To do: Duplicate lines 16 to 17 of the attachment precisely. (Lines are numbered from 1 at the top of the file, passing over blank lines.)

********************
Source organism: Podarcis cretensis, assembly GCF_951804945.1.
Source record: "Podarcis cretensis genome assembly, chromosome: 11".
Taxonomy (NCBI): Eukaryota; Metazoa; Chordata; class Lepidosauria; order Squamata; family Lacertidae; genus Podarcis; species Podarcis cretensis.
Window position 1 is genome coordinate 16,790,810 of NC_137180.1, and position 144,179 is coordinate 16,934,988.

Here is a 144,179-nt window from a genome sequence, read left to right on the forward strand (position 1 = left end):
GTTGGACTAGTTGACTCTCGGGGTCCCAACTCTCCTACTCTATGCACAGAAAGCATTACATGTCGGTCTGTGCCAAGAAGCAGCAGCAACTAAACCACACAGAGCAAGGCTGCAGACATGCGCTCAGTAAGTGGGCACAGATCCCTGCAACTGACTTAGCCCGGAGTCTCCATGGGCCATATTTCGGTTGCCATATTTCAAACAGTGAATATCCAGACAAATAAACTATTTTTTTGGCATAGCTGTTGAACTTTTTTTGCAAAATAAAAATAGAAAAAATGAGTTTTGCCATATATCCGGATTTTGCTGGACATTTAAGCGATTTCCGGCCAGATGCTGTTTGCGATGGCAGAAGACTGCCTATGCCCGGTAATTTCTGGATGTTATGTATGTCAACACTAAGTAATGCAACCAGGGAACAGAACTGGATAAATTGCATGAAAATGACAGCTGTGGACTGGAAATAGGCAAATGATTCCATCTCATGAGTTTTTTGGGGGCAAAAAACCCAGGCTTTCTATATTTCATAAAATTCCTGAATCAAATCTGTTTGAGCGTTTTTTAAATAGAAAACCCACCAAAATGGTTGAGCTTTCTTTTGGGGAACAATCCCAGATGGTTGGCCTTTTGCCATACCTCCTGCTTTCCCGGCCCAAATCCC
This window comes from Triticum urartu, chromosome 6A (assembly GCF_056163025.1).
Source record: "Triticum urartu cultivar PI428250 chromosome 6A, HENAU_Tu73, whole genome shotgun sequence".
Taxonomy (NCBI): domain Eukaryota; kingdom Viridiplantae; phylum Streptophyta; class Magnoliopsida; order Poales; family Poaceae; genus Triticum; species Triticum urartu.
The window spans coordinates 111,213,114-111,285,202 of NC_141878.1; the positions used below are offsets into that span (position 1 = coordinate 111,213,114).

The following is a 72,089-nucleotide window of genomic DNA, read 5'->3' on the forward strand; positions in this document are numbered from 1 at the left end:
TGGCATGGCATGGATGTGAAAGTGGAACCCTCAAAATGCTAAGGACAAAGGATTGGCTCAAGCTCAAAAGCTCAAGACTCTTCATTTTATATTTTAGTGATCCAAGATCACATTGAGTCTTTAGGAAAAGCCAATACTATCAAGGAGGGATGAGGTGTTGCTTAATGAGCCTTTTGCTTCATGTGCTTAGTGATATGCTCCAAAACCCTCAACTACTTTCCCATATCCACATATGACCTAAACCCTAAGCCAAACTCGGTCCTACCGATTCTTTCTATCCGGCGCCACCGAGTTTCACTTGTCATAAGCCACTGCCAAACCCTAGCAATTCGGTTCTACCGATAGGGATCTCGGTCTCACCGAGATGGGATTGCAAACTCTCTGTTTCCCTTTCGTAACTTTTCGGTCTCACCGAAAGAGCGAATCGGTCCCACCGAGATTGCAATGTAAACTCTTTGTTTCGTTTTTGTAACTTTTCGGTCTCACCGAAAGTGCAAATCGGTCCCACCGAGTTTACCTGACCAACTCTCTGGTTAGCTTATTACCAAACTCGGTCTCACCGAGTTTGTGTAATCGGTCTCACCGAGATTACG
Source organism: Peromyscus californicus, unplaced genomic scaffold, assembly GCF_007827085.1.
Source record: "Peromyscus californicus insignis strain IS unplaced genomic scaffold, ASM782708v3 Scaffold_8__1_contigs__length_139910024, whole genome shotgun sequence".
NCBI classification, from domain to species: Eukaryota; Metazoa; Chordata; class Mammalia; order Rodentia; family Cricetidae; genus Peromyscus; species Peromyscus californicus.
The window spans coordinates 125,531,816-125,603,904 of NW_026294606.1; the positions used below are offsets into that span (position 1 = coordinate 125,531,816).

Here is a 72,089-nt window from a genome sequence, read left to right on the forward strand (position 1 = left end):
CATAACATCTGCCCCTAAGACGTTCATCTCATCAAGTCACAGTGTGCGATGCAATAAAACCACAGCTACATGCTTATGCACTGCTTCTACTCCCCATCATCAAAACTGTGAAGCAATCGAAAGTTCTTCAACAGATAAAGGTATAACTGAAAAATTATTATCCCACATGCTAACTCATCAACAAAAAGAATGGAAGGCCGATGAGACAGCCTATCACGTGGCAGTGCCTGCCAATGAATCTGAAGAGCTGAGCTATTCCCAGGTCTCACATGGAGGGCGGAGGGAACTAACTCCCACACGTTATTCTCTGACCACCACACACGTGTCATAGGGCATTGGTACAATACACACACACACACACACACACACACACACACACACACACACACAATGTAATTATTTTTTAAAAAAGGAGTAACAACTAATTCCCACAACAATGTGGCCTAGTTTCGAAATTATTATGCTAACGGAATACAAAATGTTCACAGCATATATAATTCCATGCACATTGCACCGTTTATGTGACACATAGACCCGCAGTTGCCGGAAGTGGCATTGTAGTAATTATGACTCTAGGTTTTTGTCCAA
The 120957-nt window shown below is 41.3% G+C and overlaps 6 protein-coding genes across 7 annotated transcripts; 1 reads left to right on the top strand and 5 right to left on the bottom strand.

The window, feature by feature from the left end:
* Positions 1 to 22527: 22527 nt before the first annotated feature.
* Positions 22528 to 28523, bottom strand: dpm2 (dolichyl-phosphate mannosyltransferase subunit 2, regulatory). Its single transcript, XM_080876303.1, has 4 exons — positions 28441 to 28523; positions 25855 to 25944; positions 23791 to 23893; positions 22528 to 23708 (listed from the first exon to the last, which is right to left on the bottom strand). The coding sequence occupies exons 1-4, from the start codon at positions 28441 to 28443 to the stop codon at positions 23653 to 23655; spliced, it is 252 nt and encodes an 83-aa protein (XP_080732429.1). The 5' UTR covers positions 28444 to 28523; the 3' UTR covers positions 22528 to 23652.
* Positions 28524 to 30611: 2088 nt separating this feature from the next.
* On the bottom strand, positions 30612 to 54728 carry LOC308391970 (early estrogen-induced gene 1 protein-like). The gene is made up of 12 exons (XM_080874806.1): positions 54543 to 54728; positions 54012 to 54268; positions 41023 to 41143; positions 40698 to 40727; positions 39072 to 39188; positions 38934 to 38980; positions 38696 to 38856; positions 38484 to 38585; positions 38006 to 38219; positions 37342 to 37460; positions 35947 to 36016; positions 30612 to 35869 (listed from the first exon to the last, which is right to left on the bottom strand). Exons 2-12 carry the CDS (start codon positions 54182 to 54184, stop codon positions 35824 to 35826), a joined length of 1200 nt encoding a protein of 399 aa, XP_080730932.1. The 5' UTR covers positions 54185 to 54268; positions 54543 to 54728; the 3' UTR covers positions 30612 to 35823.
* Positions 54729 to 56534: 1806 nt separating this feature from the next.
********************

The window spans coordinates 125,531,816-125,603,904 of NW_026294606.1; the positions used below are offsets into that span (position 1 = coordinate 125,531,816).

Here is a 72,089-nt window from a genome sequence, read left to right on the forward strand (position 1 = left end):